Goldman Sachs doesn’t find stocks appealing anymore.
In a note Tuesday, they downgraded equities to “Neutral” over the next year.
“Until we see sustained earnings growth, equities do not look attractive, especially on a risk-adjusted basis,” wrote Mueller-Glissmann, an equity strategist.
“We expect particularly poor returns in dollar terms, with our forecast of a stronger dollar and the prospect of less negative equity/FX correlations.”
It’s virtually anything but stocks for Goldman; Mueller-Glissmann and team are “Overweight” cash on a three-month basis, and think credit valuations are much better than stocks.
Bond yields have fallen amid reassurance from the Federal Reserve of slow interest-rate hikes and higher demand from foreign investors. The dollar has weakened and commodity prices have gained.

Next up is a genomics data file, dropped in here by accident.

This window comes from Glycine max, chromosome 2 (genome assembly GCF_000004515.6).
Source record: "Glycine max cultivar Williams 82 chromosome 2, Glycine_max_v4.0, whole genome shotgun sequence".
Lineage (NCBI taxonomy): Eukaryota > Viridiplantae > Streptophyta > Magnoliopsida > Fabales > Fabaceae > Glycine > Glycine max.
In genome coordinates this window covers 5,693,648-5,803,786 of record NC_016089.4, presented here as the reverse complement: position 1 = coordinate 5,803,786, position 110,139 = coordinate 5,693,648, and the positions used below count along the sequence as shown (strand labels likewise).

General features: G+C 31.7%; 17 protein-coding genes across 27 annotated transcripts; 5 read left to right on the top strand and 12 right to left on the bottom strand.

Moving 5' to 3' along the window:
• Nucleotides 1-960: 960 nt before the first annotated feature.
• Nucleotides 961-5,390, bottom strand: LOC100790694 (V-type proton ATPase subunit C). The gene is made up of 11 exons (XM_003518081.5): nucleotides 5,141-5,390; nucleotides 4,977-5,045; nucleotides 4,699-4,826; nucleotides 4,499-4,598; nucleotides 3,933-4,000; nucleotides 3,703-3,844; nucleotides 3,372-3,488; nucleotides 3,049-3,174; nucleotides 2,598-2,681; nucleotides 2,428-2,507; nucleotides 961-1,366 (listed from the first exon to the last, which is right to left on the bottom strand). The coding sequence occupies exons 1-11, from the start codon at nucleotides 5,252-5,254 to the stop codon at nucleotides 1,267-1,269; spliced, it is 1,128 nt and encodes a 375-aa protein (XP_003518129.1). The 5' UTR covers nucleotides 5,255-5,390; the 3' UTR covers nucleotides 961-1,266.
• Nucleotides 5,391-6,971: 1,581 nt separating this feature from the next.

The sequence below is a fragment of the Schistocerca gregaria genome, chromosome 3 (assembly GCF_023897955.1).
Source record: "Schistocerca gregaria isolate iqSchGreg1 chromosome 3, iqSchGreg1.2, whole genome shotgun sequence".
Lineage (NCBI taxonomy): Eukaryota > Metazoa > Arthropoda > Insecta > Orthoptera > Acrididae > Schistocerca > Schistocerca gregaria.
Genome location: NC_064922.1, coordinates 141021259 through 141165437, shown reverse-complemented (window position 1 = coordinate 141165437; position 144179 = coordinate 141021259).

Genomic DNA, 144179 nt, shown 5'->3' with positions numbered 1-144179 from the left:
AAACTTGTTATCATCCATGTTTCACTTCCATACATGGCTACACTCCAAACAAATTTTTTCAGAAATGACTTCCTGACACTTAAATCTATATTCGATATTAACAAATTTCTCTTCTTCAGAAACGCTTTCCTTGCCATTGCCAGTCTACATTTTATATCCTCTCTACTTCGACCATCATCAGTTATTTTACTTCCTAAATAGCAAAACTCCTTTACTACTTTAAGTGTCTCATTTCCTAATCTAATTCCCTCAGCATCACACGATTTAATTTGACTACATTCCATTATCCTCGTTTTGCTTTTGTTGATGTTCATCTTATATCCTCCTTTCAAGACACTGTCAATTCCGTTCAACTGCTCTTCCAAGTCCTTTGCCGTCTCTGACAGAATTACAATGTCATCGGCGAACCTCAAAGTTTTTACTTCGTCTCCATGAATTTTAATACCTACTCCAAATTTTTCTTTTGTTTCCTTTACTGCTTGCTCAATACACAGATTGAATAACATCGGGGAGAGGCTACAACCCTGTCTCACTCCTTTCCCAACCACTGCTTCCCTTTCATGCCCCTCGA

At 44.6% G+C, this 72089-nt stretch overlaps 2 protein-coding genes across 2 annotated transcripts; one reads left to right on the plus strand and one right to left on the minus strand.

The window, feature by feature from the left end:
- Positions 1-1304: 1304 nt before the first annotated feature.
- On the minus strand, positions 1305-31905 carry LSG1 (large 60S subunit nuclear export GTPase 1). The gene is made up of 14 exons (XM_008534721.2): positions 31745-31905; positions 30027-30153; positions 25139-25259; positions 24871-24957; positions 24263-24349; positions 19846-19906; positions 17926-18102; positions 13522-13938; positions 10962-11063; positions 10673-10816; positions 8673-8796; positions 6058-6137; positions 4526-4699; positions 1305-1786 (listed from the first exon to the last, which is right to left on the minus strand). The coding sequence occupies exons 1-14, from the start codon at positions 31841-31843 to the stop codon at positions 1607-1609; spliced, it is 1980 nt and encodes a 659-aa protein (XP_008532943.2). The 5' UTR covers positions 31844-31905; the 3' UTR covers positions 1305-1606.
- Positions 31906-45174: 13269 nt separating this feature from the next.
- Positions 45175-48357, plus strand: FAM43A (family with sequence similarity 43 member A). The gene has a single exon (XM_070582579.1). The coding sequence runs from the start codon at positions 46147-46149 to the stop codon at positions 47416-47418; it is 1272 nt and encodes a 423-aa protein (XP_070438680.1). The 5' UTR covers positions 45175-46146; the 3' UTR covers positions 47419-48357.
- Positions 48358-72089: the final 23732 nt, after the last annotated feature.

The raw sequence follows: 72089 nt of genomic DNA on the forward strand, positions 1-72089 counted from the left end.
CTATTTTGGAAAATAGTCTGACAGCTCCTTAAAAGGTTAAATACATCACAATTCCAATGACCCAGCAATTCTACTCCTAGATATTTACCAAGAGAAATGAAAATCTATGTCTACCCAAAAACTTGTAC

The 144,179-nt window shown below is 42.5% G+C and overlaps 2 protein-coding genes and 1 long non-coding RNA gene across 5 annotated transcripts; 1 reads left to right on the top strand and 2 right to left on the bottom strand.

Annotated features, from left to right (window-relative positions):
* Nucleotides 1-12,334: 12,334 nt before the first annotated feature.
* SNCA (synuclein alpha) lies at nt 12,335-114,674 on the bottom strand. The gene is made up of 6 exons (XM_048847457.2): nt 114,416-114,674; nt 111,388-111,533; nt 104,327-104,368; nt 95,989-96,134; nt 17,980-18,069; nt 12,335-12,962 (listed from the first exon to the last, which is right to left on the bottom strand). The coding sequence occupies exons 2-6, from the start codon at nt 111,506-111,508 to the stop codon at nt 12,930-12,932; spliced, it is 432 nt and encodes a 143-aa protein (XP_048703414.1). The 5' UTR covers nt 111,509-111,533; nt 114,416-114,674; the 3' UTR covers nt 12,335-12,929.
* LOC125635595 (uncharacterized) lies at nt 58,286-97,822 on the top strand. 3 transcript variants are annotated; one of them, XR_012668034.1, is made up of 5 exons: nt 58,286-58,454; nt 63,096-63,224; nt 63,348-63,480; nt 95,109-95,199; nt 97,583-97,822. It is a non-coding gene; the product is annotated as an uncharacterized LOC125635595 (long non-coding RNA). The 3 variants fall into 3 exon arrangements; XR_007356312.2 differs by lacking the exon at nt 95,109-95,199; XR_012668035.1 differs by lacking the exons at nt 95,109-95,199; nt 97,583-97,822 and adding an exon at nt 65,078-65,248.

All these have lifted returns from credit and bonds, but not for stocks.
And because Mueller-Glissmann expects the dollar to strengthen, he thinks it’s likely equity returns in dollar terms will be weak over the next year.
Other analysts are sounding the alarm for weak returns — and maybe losses — in the nearer term.
Last week, David Kostin, Goldman’s chief US equity strategist, said that even though he expects a 3% rally by year-end, a shift in investor sentiment could easily trigger one more drop by up to 10% before that happens.
Like Mueller-Glissmann, Kostin noted that valuations look lofty. He also cautioned that a slower pace of corporate buybacks — which have been an important source of demand — and concerns surrounding the elections could raise the chances of another big sell-off.
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